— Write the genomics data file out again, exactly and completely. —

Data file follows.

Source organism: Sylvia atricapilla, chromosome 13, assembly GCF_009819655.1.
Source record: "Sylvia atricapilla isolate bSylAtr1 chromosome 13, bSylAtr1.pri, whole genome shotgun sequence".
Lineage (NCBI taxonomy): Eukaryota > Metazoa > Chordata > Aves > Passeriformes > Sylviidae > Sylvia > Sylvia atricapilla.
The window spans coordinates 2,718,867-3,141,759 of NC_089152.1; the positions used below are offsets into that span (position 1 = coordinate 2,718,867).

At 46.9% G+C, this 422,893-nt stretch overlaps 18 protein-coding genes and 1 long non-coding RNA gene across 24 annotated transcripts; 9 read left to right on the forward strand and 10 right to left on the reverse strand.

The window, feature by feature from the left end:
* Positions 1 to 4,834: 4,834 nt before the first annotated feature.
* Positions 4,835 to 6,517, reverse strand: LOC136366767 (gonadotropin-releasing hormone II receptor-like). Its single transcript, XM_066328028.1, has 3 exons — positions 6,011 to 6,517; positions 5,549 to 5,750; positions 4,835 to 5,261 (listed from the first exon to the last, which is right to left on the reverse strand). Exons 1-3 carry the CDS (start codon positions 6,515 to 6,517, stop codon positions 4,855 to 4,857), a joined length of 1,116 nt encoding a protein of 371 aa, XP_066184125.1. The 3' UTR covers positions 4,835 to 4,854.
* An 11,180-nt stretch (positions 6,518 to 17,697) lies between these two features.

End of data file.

Source organism: Sylvia atricapilla, chromosome 13, assembly GCF_009819655.1.
Source record: "Sylvia atricapilla isolate bSylAtr1 chromosome 13, bSylAtr1.pri, whole genome shotgun sequence".
Lineage (NCBI taxonomy): Eukaryota > Metazoa > Chordata > Aves > Passeriformes > Sylviidae > Sylvia > Sylvia atricapilla.
The window spans coordinates 2,718,867-3,141,759 of NC_089152.1; the positions used below are offsets into that span (position 1 = coordinate 2,718,867).

At 46.9% G+C, this 422,893-nt stretch overlaps 18 protein-coding genes and 1 long non-coding RNA gene across 24 annotated transcripts; 9 read left to right on the forward strand and 10 right to left on the reverse strand.

The window, feature by feature from the left end:
* Positions 1 to 4,834: 4,834 nt before the first annotated feature.
* Positions 4,835 to 6,517, reverse strand: LOC136366767 (gonadotropin-releasing hormone II receptor-like). Its single transcript, XM_066328028.1, has 3 exons — positions 6,011 to 6,517; positions 5,549 to 5,750; positions 4,835 to 5,261 (listed from the first exon to the last, which is right to left on the reverse strand). Exons 1-3 carry the CDS (start codon positions 6,515 to 6,517, stop codon positions 4,855 to 4,857), a joined length of 1,116 nt encoding a protein of 371 aa, XP_066184125.1. The 3' UTR covers positions 4,835 to 4,854.
* An 11,180-nt stretch (positions 6,518 to 17,697) lies between these two features.